As regards myself, no son of mine would be less dear to me even if I had a hundred instead of the five I have. But this Rakshasa will not be able to kill my son, for that son of mine is endued with great prowess and energy, and skilled in mantras. He will faithfully deliver to the Rakshasa his food, but will, I know to a certainty, rescue himself. I have seen before many mighty Rakshasas of huge bodies engaged in combat with my heroic son and killed too by him. But, O Brahmana, do not disclose this fact to anybody, for if it be known, persons desirous of obtaining this power, will, from curiosity, always trouble my sons. The wise have said that if my son imparteth any knowledge, without the assent of his preceptor, unto any person, my son himself will no longer be able to profit by that knowledge.' "Thus addressed by Pritha, the Brahmana with his wife became exceedingly glad and assented to Kunti's speech, which was unto them as nectar. Then Kunti, accompanied by the Brahmana, went unto the son of Vayu (Bhima) and asked him to accomplish (that difficult task). Bhima replied unto them, saying, 'So be it.'"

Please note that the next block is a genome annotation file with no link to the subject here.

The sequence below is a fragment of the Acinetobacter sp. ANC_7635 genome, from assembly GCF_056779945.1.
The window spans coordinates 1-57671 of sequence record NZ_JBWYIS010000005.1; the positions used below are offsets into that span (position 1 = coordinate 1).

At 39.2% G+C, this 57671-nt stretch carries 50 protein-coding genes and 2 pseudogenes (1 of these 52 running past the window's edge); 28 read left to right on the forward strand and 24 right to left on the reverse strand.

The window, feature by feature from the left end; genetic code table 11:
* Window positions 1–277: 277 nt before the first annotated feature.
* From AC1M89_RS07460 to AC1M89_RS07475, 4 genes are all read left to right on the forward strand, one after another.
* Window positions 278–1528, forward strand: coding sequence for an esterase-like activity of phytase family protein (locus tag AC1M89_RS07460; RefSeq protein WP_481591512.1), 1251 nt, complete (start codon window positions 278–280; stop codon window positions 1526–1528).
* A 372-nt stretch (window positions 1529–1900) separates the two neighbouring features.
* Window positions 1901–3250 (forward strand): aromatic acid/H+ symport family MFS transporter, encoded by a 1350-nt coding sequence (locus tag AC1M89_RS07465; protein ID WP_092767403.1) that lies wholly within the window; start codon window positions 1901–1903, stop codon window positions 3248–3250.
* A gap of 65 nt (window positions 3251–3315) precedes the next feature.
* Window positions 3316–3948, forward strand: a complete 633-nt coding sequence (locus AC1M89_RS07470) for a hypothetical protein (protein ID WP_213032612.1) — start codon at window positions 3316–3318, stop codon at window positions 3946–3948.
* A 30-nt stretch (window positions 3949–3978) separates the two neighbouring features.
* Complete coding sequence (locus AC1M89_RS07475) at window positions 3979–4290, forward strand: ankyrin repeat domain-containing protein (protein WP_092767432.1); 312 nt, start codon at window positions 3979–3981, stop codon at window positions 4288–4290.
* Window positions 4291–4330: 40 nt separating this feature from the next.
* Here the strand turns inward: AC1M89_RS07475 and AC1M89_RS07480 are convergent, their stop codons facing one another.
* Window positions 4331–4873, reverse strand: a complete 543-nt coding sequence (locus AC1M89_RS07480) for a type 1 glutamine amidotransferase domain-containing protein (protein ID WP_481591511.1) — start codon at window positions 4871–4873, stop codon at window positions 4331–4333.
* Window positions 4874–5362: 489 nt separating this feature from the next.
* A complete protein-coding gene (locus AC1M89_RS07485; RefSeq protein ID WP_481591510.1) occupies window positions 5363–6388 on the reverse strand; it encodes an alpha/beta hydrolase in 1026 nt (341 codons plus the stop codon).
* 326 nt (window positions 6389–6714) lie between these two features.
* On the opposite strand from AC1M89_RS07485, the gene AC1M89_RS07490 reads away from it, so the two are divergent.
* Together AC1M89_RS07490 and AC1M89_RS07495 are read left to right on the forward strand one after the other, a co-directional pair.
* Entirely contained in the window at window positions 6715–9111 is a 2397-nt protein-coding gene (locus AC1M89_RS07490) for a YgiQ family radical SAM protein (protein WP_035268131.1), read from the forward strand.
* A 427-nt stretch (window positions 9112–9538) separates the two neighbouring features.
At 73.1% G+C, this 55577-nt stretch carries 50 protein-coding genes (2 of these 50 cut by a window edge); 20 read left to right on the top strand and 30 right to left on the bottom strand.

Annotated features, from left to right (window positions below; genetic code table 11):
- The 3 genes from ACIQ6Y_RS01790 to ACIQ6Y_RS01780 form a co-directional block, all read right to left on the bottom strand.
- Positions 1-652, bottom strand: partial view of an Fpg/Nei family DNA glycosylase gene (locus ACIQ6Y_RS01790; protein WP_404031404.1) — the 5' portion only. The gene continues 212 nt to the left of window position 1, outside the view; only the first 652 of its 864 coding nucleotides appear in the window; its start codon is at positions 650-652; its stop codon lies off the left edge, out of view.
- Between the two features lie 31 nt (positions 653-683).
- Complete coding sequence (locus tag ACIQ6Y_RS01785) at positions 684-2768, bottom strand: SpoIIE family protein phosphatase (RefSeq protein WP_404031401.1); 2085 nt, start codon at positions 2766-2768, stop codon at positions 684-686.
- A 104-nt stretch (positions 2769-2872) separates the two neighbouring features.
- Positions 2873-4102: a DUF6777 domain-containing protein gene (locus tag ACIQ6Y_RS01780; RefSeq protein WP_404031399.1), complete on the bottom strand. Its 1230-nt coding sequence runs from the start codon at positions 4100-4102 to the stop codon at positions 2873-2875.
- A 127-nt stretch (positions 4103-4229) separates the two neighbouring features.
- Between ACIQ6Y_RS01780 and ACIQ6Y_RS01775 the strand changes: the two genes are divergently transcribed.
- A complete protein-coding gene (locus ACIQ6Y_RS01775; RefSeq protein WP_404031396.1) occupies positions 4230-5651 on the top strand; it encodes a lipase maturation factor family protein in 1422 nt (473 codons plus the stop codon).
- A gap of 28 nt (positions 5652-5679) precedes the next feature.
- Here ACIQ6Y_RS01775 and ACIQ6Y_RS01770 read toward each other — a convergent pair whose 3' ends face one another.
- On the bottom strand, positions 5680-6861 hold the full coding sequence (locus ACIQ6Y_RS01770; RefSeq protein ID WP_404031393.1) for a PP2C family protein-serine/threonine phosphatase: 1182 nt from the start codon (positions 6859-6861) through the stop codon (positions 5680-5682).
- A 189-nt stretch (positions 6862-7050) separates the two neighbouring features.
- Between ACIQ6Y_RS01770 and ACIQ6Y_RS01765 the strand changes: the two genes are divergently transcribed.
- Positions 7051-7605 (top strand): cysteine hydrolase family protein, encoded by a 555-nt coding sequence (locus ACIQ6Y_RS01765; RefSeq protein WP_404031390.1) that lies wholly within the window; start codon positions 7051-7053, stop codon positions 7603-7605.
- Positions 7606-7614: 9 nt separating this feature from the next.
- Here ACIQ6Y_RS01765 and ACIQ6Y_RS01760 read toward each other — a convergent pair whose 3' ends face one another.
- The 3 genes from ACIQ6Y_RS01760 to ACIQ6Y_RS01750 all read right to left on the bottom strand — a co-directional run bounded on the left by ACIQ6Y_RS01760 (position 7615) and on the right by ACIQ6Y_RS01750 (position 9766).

(Vaka-vadha Parva continued)
"Vaisampayana said, 'After Bhima had pledged himself to accomplish the task, saying, 'I will do it,' the Pandavas, O Bharata, returned home with the alms they had obtained during the day. Then Yudhishthira, the son of Pandu from Bhima's countenance alone, suspected the nature of the task he had undertaken to accomplish. Sitting by the side of his mother, Yudhishthira asked her in private, 'What is the task, O mother, that Bhima of terrible prowess seeketh to accomplish? Doth he do so at thy command or of his own accord?' Kunti replied, 'Bhima, that chastiser of foes, will at my command, do this great deed for the good of the Brahmana and the liberation of this town.' "Yudhishthira said, 'What rash act hast thou done, O mother! It is difficult of being performed and almost amounteth to suicide! The learned never applaud the abandonment of one's own child. Why dost thou, O mother, wish to sacrifice thy own child for the sake of another's?